Colorectal cancer screening programs with fecal sample collection may provide a platform for population-based gut microbiome disease research. We investigated sample collection and storage method impact on the accuracy and stability of the V3-V4 region of the 16S rRNA genes and bacterial quantity across seven different collection methods [i.e., no solution, two specimen collection cards, and four types of fecal immunochemical test (FIT) used in four countries] among 19 healthy volunteers.
Intraclass correlation coefficients (ICC) were calculated for the relative abundance of the top three phyla, the most abundant genera, alpha diversity metrics, and the first principal coordinates of the beta diversity matrices to estimate the stability of microbial profiles after storage for 7 days at room temperature, 4°C or 30°C, and after screening for the presence of occult blood in the stool. In addition, accuracy was estimated for samples frozen immediately compared to samples with no solution (i.e., the putative gold standard).
When compared with the putative gold standard, we observed significant variation for all collection methods. However, interindividual variability was much higher than the variability introduced by the collection method. Stability ICCs were high (≥0.75) for FIT tubes that underwent colorectal cancer screening procedures. The relative abundance of Actinobacteria (0.65) was an exception and was lower for different FIT tubes stored at 30°C (range, 0.41–0.90) and room temperature (range, 0.06–0.94).
Paper-based collection cards and different types of FIT are acceptable tools for microbiome measurements.
Our findings inform on the utility of commonly used fecal sample collection methods for developing microbiome-focused cohorts nested within screening programs.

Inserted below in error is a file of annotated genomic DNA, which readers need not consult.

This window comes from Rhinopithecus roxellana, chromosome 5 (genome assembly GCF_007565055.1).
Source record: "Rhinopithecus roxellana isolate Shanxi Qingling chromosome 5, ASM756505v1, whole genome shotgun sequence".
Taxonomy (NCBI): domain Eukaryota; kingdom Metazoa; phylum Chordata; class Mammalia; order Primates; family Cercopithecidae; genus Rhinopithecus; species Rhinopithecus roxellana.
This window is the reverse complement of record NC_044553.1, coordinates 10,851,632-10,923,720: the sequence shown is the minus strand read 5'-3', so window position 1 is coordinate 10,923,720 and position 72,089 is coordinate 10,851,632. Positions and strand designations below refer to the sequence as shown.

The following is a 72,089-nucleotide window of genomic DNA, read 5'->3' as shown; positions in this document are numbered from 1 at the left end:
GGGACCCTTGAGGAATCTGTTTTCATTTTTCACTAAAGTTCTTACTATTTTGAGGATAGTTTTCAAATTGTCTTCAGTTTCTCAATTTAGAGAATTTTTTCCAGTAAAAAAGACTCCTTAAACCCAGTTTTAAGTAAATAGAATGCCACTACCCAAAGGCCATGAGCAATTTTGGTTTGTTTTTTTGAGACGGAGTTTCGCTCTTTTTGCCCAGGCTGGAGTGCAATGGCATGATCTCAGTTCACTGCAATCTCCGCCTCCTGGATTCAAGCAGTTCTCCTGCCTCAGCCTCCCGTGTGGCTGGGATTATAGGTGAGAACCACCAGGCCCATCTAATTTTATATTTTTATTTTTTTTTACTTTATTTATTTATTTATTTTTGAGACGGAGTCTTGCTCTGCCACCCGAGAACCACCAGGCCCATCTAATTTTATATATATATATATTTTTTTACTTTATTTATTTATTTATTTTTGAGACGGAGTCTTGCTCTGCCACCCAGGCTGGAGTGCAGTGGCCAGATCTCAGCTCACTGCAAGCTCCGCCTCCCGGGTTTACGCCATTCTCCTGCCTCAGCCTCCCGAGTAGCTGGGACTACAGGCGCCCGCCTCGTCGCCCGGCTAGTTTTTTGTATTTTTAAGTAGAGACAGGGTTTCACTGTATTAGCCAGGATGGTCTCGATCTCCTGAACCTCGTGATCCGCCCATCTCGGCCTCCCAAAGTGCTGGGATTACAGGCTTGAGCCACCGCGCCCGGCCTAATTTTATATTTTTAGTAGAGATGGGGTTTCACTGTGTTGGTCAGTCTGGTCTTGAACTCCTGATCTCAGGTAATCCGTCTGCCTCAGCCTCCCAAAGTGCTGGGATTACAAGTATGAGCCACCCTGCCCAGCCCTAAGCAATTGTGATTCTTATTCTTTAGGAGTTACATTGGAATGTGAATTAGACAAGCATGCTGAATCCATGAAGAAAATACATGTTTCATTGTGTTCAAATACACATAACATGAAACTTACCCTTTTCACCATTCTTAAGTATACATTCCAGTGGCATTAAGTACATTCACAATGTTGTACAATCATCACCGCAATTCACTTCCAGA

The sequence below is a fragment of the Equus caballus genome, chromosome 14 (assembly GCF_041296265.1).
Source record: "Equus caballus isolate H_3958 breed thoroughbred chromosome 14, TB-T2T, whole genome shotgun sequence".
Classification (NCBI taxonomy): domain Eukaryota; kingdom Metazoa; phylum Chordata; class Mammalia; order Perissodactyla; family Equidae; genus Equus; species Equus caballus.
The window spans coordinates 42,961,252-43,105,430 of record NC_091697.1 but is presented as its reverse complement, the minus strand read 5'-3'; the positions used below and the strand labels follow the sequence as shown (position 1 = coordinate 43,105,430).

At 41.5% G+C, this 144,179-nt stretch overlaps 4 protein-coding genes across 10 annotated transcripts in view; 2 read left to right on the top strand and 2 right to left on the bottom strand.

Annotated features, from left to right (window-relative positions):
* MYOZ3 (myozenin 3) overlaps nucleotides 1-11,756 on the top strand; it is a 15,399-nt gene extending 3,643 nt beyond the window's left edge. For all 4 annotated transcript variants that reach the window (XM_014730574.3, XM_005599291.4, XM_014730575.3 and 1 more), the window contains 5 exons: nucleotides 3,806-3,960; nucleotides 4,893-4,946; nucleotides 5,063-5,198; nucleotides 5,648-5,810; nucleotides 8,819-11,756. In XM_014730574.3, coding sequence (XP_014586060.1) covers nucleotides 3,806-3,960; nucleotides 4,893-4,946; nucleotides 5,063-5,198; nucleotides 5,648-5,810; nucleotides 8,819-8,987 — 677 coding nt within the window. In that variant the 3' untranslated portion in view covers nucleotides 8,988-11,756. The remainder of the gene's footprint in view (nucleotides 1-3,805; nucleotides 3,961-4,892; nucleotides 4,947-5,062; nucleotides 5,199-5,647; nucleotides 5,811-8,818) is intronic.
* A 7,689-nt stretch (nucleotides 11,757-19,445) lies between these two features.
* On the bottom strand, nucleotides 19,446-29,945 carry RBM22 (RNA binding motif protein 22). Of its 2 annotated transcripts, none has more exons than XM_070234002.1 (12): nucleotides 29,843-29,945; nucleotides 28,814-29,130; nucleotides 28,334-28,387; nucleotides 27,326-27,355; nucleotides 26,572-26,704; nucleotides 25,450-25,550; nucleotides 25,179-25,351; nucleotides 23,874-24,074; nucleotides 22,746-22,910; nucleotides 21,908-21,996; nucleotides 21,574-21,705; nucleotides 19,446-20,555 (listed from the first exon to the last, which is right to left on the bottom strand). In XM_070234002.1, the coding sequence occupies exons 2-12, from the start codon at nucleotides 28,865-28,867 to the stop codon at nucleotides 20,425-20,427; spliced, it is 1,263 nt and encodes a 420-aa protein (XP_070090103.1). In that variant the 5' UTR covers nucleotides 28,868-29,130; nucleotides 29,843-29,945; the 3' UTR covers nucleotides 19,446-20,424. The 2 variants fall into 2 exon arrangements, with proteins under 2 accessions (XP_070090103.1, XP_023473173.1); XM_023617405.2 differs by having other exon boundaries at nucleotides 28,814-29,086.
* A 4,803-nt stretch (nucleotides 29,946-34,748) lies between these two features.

This article is featured in Highlights of This Issue, p. 303
Evidence on the role of the human microbiome in the development of chronic diseases such as obesity, diabetes, and, potentially cancer, is growing (1–3). However, most of the current epidemiologic literature is based on cross-sectional studies that used diverse methods (4). Most established prospective cohorts did not collect fecal samples and repeated, prospectively collected samples are likely necessary for advancing understanding of the relationship between the microbiome and chronic disease development. Colorectal cancer screening programs, which provide screening through fecal tests such as the fecal immunochemical test (FIT), may offer great potential for establishing population-based cohort studies with multiple fecal specimens and epidemiologic data.
The impact of fecal sample collection methods on gut microbiome parameters has been investigated recently (5–10). Microbial populations in fecal samples collected using fecal occult blood tests and FIT have been found to be stable at room temperatures for up to 4 to 7 days, with similar microbial communities compared with samples collected without an additive and frozen immediately. For example, in one study conducted among 52 healthy volunteers in the United States, all fecal sample collection methods yielded microbial data that appeared relatively reproducible, stable, and accurate, when compared with the putative gold standard, and provided evidence that these collection methods can be employed for microbiome analyses in population-based studies (8).
However, to potentially inform on the establishment of international studies based in colorectal cancer screening programs, additional methodologic work is needed to test FIT and specimen collection cards used in other countries where different FIT methods and screening procedures are employed. Therefore, we evaluated microbial stability in fecal specimens stored at different temperatures and accuracy of microbiome metrics from two different specimen collection cards (used in Afghanistan) and four different FIT tubes used in ongoing international colorectal cancer screening programs (in France and most European countries, Morocco, Turkey, and Iran). In addition, we investigated the impact of colorectal cancer screening procedures and alternative shipping temperatures (e.g., summer and winter temperatures) on microbiome accuracy and stability ascertained from FIT samples.
Materials and Methods